iOS File System Basics

Posted: March 4, 2012 in iPhone Dev

The file systems in Mac OS X and iOS handle the persistent storage of data files, apps, and the files associated with the operating system itself. Therefore, the file system is one of the fundamental resources used by all processes.

The file systems in Mac OS X and iOS are both based on the UNIX file system. All of the disks attached to the computer—whether they are physically plugged into the computer or are connected indirectly through the network—contribute space to create a single collection of files. Because the number of files can easily be many millions, the file system uses directories to create a hierarchical organization. Although the basic directory structures are similar for iOS and Mac OS X, there are differences in the way each system organizes apps and user data.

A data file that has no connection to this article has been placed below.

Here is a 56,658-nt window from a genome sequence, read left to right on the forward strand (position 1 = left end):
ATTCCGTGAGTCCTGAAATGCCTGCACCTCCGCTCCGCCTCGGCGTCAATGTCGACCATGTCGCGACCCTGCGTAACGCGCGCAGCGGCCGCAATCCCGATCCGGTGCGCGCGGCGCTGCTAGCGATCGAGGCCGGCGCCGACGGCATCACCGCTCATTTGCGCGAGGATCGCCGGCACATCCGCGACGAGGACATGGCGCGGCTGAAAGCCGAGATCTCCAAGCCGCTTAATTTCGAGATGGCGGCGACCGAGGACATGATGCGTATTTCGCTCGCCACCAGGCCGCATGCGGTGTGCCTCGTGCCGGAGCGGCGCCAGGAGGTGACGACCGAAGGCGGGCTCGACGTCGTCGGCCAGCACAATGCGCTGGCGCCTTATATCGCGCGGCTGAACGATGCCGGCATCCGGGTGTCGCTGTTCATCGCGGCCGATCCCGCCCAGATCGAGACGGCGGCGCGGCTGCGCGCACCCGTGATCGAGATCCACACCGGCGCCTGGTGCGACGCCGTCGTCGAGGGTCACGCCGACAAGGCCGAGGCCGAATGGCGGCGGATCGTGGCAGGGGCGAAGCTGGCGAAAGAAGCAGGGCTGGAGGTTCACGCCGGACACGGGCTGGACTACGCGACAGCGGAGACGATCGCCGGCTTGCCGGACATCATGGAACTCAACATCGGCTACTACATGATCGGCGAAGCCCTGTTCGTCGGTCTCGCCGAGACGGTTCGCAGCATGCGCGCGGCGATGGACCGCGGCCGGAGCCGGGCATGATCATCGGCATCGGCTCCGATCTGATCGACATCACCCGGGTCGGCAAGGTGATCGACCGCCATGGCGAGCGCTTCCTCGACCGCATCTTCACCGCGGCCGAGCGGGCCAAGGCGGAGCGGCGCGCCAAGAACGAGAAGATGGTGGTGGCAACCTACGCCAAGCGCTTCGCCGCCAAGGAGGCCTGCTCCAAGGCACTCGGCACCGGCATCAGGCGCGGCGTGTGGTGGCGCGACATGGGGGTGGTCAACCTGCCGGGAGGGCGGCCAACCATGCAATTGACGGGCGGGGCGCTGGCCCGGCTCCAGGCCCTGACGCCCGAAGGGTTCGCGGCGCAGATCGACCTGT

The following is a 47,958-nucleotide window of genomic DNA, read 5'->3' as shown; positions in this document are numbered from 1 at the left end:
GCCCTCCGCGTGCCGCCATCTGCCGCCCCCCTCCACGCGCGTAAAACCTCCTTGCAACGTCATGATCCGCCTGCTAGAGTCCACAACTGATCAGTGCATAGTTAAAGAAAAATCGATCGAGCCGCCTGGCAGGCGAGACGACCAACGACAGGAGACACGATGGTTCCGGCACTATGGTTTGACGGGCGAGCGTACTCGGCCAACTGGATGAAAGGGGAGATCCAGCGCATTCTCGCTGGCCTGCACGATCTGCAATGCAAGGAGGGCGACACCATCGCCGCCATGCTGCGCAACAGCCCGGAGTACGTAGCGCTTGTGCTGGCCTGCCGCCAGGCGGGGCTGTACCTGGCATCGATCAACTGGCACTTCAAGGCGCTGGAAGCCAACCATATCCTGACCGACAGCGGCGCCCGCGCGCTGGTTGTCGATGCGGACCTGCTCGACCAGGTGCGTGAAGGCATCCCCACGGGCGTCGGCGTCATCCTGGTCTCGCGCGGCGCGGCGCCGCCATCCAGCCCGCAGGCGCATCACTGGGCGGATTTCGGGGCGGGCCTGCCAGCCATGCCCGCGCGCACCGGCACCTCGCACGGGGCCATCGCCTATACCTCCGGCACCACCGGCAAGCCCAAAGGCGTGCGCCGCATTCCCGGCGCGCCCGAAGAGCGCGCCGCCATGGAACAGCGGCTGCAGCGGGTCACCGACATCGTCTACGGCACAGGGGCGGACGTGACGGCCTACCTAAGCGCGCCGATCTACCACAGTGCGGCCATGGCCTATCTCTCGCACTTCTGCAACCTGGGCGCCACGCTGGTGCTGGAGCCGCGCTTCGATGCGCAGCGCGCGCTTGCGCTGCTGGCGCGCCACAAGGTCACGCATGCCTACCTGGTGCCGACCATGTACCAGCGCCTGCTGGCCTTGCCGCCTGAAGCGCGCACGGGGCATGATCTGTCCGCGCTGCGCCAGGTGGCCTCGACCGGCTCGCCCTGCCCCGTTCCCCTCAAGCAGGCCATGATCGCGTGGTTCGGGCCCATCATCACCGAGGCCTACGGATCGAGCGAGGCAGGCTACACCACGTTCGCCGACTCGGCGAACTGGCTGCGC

Before you begin writing code that interacts with the file system, you should first understand a little about the organization of file system and the rules that apply to your code. Aside from the basic tenet that you cannot write files to directories for which you do not have appropriate security privileges, apps are also expected to be good citizens and put files in appropriate places. Precisely where you put files depends on the platform, but the overarching goal is to make sure that the user’s files remain easily discoverable and that the files your code uses internally are kept out of the user’s way.

About the iOS File System